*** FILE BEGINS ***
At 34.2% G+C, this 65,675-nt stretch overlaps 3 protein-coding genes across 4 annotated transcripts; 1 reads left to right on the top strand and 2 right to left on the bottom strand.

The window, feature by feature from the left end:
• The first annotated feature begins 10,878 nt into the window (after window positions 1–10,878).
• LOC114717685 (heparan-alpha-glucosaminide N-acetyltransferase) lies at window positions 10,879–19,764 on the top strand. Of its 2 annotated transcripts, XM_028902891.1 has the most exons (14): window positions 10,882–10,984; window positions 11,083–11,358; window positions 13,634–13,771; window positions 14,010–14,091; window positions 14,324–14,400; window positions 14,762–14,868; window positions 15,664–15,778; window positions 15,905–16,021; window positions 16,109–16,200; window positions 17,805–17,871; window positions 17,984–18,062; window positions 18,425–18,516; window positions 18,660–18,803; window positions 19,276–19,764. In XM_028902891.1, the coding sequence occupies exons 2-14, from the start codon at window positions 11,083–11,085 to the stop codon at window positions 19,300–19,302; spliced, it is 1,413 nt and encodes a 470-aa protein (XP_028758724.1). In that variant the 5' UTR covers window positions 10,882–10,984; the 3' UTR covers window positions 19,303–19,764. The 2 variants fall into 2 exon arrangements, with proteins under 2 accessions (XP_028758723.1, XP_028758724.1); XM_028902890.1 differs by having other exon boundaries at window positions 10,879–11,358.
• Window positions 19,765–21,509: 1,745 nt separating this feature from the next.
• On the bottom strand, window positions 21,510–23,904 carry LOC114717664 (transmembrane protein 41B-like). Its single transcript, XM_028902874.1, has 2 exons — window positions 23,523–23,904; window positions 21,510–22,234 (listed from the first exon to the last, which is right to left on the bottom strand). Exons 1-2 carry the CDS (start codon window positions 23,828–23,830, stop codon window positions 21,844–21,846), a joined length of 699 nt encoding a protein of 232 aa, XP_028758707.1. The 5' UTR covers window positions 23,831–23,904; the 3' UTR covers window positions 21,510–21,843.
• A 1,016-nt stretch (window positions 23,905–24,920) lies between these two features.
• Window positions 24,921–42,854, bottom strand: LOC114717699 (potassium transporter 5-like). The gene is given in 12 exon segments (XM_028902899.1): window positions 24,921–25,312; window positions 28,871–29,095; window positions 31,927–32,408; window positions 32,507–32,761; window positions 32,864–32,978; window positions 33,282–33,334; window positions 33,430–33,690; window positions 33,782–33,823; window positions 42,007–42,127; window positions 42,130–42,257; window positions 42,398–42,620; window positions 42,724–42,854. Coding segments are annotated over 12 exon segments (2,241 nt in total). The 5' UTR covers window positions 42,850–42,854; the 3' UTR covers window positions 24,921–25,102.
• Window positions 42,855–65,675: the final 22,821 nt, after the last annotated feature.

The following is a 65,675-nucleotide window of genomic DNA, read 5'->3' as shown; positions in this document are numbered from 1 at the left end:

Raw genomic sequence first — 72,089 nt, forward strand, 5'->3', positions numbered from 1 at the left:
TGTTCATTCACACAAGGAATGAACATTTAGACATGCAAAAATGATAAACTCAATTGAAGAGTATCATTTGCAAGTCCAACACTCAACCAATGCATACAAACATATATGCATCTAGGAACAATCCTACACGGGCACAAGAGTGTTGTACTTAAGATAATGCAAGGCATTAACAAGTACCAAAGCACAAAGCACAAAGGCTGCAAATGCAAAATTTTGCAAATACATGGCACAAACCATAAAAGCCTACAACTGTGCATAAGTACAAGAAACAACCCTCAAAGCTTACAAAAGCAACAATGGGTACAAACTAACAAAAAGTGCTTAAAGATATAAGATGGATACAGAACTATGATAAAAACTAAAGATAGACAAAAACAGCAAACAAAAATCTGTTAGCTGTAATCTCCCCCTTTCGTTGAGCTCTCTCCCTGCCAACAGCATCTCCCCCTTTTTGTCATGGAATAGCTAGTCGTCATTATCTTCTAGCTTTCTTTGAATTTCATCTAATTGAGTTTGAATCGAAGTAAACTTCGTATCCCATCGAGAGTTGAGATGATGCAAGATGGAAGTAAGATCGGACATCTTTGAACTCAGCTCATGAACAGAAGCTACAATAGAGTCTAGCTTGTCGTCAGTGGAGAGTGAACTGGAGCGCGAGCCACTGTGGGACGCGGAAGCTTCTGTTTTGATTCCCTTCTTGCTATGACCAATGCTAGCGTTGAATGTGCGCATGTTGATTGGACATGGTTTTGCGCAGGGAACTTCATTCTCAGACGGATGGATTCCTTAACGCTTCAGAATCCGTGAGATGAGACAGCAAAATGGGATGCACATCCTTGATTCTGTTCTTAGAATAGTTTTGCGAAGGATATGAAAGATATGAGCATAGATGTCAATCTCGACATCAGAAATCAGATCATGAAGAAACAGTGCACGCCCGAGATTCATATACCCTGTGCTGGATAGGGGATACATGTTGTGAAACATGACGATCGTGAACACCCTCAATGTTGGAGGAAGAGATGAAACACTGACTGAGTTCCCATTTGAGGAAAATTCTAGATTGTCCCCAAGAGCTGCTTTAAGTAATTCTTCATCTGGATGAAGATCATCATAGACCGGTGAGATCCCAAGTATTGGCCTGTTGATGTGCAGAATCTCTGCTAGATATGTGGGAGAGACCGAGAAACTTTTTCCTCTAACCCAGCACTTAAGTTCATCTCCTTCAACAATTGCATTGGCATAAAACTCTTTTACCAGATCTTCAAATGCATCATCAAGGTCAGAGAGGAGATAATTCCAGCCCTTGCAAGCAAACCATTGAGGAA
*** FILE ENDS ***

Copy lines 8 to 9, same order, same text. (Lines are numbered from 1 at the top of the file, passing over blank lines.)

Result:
• Window positions 24,921–42,854, bottom strand: LOC114717699 (potassium transporter 5-like). The gene is given in 12 exon segments (XM_028902899.1): window positions 24,921–25,312; window positions 28,871–29,095; window positions 31,927–32,408; window positions 32,507–32,761; window positions 32,864–32,978; window positions 33,282–33,334; window positions 33,430–33,690; window positions 33,782–33,823; window positions 42,007–42,127; window positions 42,130–42,257; window positions 42,398–42,620; window positions 42,724–42,854. Coding segments are annotated over 12 exon segments (2,241 nt in total). The 5' UTR covers window positions 42,850–42,854; the 3' UTR covers window positions 24,921–25,102.
• Window positions 42,855–65,675: the final 22,821 nt, after the last annotated feature.